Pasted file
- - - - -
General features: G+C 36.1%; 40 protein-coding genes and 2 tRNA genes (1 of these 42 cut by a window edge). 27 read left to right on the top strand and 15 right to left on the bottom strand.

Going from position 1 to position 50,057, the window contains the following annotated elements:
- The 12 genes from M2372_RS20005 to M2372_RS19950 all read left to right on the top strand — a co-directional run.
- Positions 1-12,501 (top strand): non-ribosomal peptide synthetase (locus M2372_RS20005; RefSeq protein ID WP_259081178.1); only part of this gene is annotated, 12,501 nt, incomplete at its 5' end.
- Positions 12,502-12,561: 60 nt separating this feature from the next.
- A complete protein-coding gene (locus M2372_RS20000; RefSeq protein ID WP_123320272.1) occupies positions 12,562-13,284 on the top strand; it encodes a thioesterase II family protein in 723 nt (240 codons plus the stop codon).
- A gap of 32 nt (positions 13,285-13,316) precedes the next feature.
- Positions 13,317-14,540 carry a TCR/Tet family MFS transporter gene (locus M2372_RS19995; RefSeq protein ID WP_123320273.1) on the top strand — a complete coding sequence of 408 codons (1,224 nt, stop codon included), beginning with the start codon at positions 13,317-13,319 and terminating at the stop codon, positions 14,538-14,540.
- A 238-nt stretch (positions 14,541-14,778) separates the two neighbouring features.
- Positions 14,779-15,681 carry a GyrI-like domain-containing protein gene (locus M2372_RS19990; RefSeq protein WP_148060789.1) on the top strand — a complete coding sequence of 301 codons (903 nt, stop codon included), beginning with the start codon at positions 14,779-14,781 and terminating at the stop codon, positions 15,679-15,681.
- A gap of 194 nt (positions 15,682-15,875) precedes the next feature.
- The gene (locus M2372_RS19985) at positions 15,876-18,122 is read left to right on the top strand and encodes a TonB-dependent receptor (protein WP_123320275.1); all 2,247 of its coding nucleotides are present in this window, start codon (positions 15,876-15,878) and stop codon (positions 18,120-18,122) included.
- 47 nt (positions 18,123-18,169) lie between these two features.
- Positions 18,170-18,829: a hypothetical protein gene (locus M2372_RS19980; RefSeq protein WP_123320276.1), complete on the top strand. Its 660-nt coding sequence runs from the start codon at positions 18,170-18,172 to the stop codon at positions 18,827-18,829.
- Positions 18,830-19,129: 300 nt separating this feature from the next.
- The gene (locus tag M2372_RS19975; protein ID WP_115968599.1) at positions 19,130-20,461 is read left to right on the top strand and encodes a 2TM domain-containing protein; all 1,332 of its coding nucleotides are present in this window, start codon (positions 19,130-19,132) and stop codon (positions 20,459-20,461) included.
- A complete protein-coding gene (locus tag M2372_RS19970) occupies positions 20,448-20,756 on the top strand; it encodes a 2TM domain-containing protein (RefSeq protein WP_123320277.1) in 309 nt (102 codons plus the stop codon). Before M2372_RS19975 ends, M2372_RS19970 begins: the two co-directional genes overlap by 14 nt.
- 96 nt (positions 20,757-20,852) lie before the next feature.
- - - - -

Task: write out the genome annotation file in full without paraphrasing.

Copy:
General features: G+C 36.1%; 40 protein-coding genes and 2 tRNA genes (1 of these 42 cut by a window edge). 27 read left to right on the top strand and 15 right to left on the bottom strand.

Going from position 1 to position 50,057, the window contains the following annotated elements:
- The 12 genes from M2372_RS20005 to M2372_RS19950 all read left to right on the top strand — a co-directional run.
- Positions 1-12,501 (top strand): non-ribosomal peptide synthetase (locus M2372_RS20005; RefSeq protein ID WP_259081178.1); only part of this gene is annotated, 12,501 nt, incomplete at its 5' end.
- Positions 12,502-12,561: 60 nt separating this feature from the next.
- A complete protein-coding gene (locus M2372_RS20000; RefSeq protein ID WP_123320272.1) occupies positions 12,562-13,284 on the top strand; it encodes a thioesterase II family protein in 723 nt (240 codons plus the stop codon).
- A gap of 32 nt (positions 13,285-13,316) precedes the next feature.
- Positions 13,317-14,540 carry a TCR/Tet family MFS transporter gene (locus M2372_RS19995; RefSeq protein ID WP_123320273.1) on the top strand — a complete coding sequence of 408 codons (1,224 nt, stop codon included), beginning with the start codon at positions 13,317-13,319 and terminating at the stop codon, positions 14,538-14,540.
- A 238-nt stretch (positions 14,541-14,778) separates the two neighbouring features.
- Positions 14,779-15,681 carry a GyrI-like domain-containing protein gene (locus M2372_RS19990; RefSeq protein WP_148060789.1) on the top strand — a complete coding sequence of 301 codons (903 nt, stop codon included), beginning with the start codon at positions 14,779-14,781 and terminating at the stop codon, positions 15,679-15,681.
- A gap of 194 nt (positions 15,682-15,875) precedes the next feature.
- The gene (locus M2372_RS19985) at positions 15,876-18,122 is read left to right on the top strand and encodes a TonB-dependent receptor (protein WP_123320275.1); all 2,247 of its coding nucleotides are present in this window, start codon (positions 15,876-15,878) and stop codon (positions 18,120-18,122) included.
- 47 nt (positions 18,123-18,169) lie between these two features.
- Positions 18,170-18,829: a hypothetical protein gene (locus M2372_RS19980; RefSeq protein WP_123320276.1), complete on the top strand. Its 660-nt coding sequence runs from the start codon at positions 18,170-18,172 to the stop codon at positions 18,827-18,829.
- Positions 18,830-19,129: 300 nt separating this feature from the next.
- The gene (locus tag M2372_RS19975; protein ID WP_115968599.1) at positions 19,130-20,461 is read left to right on the top strand and encodes a 2TM domain-containing protein; all 1,332 of its coding nucleotides are present in this window, start codon (positions 19,130-19,132) and stop codon (positions 20,459-20,461) included.
- A complete protein-coding gene (locus tag M2372_RS19970) occupies positions 20,448-20,756 on the top strand; it encodes a 2TM domain-containing protein (RefSeq protein WP_123320277.1) in 309 nt (102 codons plus the stop codon). Before M2372_RS19975 ends, M2372_RS19970 begins: the two co-directional genes overlap by 14 nt.
- 96 nt (positions 20,757-20,852) lie before the next feature.